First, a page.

Stuffy Storytelling? 4 Fresh Takes on Creating Stories that Inspire and Entertain

“Storytelling” has long been a buzzword in the marketing and copywriting industries. Whether you love the term or shun it for its overuse, storytelling has remained popular for a good reason. Stories connect with audiences in ways that facts alone can’t. Good stories capture an audience’s attention, imagination, and heart. They can also compel an audience to act—to buy a product, subscribe to a service, or recommend a brand to a friend. 

But it is one thing to boast the benefits of storytelling and another to create a truly good story. Writers and marketers know this well. Here are four fresh storytelling tips for your next project, thanks to Will Storr’s The Science of Storytelling[i] and How to Tell a Story by staff at The Moth.[ii]

#1: Make the stakes crystal-clear

Audiences need a reason to care about the story. Outlining the stakes clearly and early will capture your audience’s attention. Storr explains this as our evolutionary reaction to change—when something changes, we sit up and listen, as our survival used to depend on it.

Here’s a real-world example of defining stakes. We recently put together a case study on an innovative solution a Ph.D. student developed for collecting data. We could have just written, “he didn’t have time to collect data manually.” Instead, we explained that it would hold back his research by years, stalling his academic career and the time it took to develop a much-needed treatment pathway for seriously ill people. Explaining the stakes (years of a person’s life, science, public health) made for a much more interesting and compelling story.

#2: Don’t sacrifice detail for word count

Experts often say shorter copy is always better. This adage is true to an extent, but sometimes expanding the word count (judiciously) to flesh out a story pays off. Storr explains that details help ground a story—they help our brains better grasp what is going on.Including more information, such as a brief description of a place, allow the audience to see what makes the story unique and memorable.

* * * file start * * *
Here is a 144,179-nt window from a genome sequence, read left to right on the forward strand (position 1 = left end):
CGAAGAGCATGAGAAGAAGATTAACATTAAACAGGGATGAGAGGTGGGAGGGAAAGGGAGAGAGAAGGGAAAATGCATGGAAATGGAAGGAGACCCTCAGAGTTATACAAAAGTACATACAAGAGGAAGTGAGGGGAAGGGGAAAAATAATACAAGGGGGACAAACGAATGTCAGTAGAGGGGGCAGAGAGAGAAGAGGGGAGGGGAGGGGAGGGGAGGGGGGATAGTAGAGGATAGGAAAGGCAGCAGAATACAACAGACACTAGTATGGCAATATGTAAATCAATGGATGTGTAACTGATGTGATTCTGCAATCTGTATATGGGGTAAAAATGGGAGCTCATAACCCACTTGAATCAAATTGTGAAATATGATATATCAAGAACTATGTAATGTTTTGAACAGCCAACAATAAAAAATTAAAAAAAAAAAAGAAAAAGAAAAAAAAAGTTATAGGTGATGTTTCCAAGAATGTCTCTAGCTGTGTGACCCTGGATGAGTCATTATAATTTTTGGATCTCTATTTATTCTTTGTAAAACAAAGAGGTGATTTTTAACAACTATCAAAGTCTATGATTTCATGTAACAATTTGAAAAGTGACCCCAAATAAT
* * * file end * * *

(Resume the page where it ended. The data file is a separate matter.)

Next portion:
#3: Let the audience in

It’s easy to tell a story in a way that forces audiences to make certain conclusions. However, this doesn’t make for a compelling story. The audience needs room to insert their perspective into the story. This could be as simple as crafting your story to allow the audience to be the heroes or not blatantly stating a conclusion.

#4: Spice it up with vulnerability

The Moth staff members see authenticity as vital to a good story. The audience will tune out if something feels fabricated. That’s why being vulnerable with a study, including flaws in processes and feelings such as fear or defeat, is important. They write:

“Our opinions may be different, but we all know excitement, disappointment, dreams, and regrets.” -Bowles et al, 2022

Maybe the team tried one solution, which was turned into a flop, before they got to the product they were selling. Mentioning their “failure” will help people remember their victory. Storr explains that flawed characters are the most compelling. They build solidarity and can convert audiences into becoming your brand’s allies and cheerleaders.

 Highlighting stakes, incorporating grounding details and vulnerability, and including your audience make for more compelling storytelling. Try one or all four fresh takes the next time you write a case study, create a presentation for a conference, or give a toast at Thanksgiving dinner.   

[i]Storr W. The Science of Storytelling: Why stories make us human and how to tell them better. Harry N. Abrams; 2020.  

[ii]Bowles M, Bruns C, Hixson J, et al. How to tell a story: The essential guide to memorable storytelling from The Moth. Crown; 2022.  

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